In orthodontics, the archform is considered to be important mainly for stability, occlusion, and esthetics. Archform tends to return toward the pretreatment shape after retention. The patient’s pretreatment archform appeared to be the best guide to future archform stability. Archform is the unique expression of individual development and probably no universal design will ever be able to account for the small, but significant, variations in the arch shape of individuals. Recently, there is a widespread use of preformed archwires with varied archforms in orthodontic practice. So, it is imperative to select the most suitable archforms according to the patient’s pretreatment archforms, ethnicity, and type of malocclusion. This is more important during the use of nickel titanium (NiTi) archwires, as these wires are not easily customizable and may contribute to arch form development during early stages of treatment.
There are various methods proposed for selecting the archwire with the suitable archform, but these remain to be topics of controversy. Archforms were first classified as square, ovoid, and tapered by Chuck in 1932. Such a three-archform approach allows for greater individualization than the single archform approach, especially in the early archwire stages. Early evaluations were subjective in nature, based largely on personal opinion and clinical observation. More recently, archform has been described with a variety of mathematical equations, such as orthogonal polynomials, cubic splines, parabolas, ellipses and catenary curves. In a clinical situation, orthodontists should select the most appropriate archwire for the patient arch form and treatment plan to align and level the teeth. This step is sometimes neglected as the orthodontists might assume that light NiTi archwires will not alter archwidth. Preserving the arch form also affects stability of the treatment results. The intercanine width of each patient is determined by muscular balance, and any unintended expansion in this region could cause instability.
In the pictures below, a proper shape of the archwire was selected, so intermolar and intercanine width did not change during treatment and no roundtrip movement occurred, even using a NiTi archwire. Archwire selection had been made on virtual models (Insignia Approver, Ormco). A survey by McNamara et al. (McNamara C, Drage KJ, Sandy JR, Ireland AJ. An evaluation of clinicians’ choices when selecting archwires. Eur J Orthod. 2010;32:54–59.) revealed significant variation in archwire selection methods among orthodontists. Most orthodontists selected archwires subjectively by visual assessment of the adaptation of the archwires to the facial axis or facial surface of the teeth, incisal edges and cusp tips, or the facial portion of the proximal contacts. McNamara et al. then raised a question regarding the possibility of using digital models for accurate archwire selection, as Computer software could act as a decision support system to increase agreement in treatment results.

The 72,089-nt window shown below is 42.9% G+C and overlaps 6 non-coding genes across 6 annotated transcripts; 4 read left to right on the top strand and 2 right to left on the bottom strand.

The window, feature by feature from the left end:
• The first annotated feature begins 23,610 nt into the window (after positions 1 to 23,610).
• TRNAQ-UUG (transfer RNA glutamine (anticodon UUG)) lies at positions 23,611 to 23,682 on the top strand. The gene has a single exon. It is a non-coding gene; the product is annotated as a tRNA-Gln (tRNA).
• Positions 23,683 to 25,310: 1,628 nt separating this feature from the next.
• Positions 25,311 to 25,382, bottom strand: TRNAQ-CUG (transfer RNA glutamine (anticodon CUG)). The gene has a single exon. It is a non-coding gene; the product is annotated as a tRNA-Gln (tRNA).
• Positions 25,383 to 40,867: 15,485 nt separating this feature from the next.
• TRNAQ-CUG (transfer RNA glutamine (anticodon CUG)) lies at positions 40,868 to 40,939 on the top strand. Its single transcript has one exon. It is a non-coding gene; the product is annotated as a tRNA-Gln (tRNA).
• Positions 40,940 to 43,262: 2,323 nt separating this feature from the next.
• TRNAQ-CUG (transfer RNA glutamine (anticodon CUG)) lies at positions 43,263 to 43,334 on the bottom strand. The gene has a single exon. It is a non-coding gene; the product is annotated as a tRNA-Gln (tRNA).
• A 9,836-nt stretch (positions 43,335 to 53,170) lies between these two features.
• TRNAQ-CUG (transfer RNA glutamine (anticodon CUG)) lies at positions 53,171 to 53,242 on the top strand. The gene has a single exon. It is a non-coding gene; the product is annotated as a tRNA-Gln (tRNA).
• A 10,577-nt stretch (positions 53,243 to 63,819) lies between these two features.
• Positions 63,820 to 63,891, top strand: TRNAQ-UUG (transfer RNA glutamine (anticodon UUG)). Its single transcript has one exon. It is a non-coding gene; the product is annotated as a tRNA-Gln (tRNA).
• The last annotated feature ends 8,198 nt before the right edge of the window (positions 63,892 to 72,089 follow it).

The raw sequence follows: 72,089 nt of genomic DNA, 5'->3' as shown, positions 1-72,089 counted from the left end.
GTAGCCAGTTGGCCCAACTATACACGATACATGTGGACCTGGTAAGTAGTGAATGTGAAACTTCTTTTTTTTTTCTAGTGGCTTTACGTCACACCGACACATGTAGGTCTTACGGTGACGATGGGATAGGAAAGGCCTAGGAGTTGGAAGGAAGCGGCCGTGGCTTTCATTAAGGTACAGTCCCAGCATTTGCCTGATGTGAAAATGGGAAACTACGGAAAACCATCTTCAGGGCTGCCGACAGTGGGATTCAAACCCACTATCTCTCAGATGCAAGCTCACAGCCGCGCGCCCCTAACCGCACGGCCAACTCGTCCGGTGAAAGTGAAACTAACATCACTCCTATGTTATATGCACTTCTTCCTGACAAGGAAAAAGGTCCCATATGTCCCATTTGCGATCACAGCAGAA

In the June 2019 issue of the journal The Angle Orthodontist an article was published concerning the agreement of the clinician's choice of archwire selection on conventional and virtual models. In the article they used a three-dimensional (3D) software program (OrthoAid) on the dental casts of 100 patients to compare archwire selection on dental casts, previously made using two approaches by three orthodontists. The software used in the study was a 3D cast analysis software, which performs several functions and measurements.
The authors found out that the use of 3D computer software for archwire selection in patients with malocclusion provided better adaptation and interexaminer reliability. Even with an objective method, which means archwire selection on a virtual image of the cast, orthodontists were able to choose an archwire with better fit than by visually determine it.
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Agreement of the clinician's choice of archwire selection on conventional and virtual models.
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